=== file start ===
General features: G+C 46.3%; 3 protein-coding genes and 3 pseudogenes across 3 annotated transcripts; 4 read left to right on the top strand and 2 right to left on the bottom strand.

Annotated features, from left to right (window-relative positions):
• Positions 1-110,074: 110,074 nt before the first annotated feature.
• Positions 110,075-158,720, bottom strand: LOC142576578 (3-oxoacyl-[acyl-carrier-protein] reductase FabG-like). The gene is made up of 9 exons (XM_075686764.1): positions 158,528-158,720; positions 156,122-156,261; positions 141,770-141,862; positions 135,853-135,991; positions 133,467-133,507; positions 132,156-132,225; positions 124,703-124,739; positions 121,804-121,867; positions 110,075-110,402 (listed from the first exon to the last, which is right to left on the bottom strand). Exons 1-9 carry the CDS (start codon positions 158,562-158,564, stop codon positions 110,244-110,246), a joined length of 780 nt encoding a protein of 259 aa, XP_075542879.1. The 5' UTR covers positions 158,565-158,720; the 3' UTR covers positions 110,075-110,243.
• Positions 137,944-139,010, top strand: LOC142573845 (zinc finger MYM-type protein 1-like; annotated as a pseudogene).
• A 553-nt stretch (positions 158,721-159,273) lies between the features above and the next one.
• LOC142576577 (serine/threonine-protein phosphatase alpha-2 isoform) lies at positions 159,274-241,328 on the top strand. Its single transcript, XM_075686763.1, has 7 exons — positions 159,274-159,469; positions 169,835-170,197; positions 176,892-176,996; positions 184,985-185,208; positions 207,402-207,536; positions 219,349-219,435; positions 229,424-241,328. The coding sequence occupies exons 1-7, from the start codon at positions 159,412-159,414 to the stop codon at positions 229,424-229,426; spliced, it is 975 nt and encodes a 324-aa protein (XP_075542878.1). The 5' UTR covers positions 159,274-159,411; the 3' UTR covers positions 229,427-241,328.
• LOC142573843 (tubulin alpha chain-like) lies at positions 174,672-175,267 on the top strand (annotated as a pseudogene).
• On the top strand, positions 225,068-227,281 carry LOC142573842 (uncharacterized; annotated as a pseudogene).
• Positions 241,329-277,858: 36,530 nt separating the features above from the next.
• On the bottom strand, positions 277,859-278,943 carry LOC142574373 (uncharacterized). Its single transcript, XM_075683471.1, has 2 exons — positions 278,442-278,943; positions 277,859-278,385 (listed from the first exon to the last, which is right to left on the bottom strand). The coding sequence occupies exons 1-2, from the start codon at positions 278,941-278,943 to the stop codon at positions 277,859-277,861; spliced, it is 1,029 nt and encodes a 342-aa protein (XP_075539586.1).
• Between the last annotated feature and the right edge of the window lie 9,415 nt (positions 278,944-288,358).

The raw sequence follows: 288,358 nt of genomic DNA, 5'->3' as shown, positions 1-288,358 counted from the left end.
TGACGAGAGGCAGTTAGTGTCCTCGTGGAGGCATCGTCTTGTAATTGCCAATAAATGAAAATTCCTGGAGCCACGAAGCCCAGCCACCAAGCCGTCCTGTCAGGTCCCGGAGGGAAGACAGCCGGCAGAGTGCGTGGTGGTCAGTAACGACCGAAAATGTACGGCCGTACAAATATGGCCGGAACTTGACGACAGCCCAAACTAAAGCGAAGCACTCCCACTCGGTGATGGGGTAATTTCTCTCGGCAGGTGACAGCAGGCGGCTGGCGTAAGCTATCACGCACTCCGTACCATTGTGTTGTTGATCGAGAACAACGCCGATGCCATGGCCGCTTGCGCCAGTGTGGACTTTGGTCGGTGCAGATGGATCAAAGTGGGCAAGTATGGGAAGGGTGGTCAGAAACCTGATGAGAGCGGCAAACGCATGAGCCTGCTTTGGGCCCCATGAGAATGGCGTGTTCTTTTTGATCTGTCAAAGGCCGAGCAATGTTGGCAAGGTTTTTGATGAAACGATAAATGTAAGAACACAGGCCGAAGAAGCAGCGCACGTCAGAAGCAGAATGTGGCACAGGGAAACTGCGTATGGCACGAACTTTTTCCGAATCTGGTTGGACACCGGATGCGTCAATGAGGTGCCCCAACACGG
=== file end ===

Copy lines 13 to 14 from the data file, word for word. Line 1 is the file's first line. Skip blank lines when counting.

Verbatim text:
The raw sequence follows: 288,358 nt of genomic DNA, 5'->3' as shown, positions 1-288,358 counted from the left end.
TGACGAGAGGCAGTTAGTGTCCTCGTGGAGGCATCGTCTTGTAATTGCCAATAAATGAAAATTCCTGGAGCCACGAAGCCCAGCCACCAAGCCGTCCTGTCAGGTCCCGGAGGGAAGACAGCCGGCAGAGTGCGTGGTGGTCAGTAACGACCGAAAATGTACGGCCGTACAAATATGGCCGGAACTTGACGACAGCCCAAACTAAAGCGAAGCACTCCCACTCGGTGATGGGGTAATTTCTCTCGGCAGGTGACAGCAGGCGGCTGGCGTAAGCTATCACGCACTCCGTACCATTGTGTTGTTGATCGAGAACAACGCCGATGCCATGGCCGCTTGCGCCAGTGTGGACTTTGGTCGGTGCAGATGGATCAAAGTGGGCAAGTATGGGAAGGGTGGTCAGAAACCTGATGAGAGCGGCAAACGCATGAGCCTGCTTTGGGCCCCATGAGAATGGCGTGTTCTTTTTGATCTGTCAAAGGCCGAGCAATGTTGGCAAGGTTTTTGATGAAACGATAAATGTAAGAACACAGGCCGAAGAAGCAGCGCACGTCAGAAGCAGAATGTGGCACAGGGAAACTGCGTATGGCACGAACTTTTTCCGAATCTGGTTGGACACCGGATGCGTCAATGAGGTGCCCCAACACGG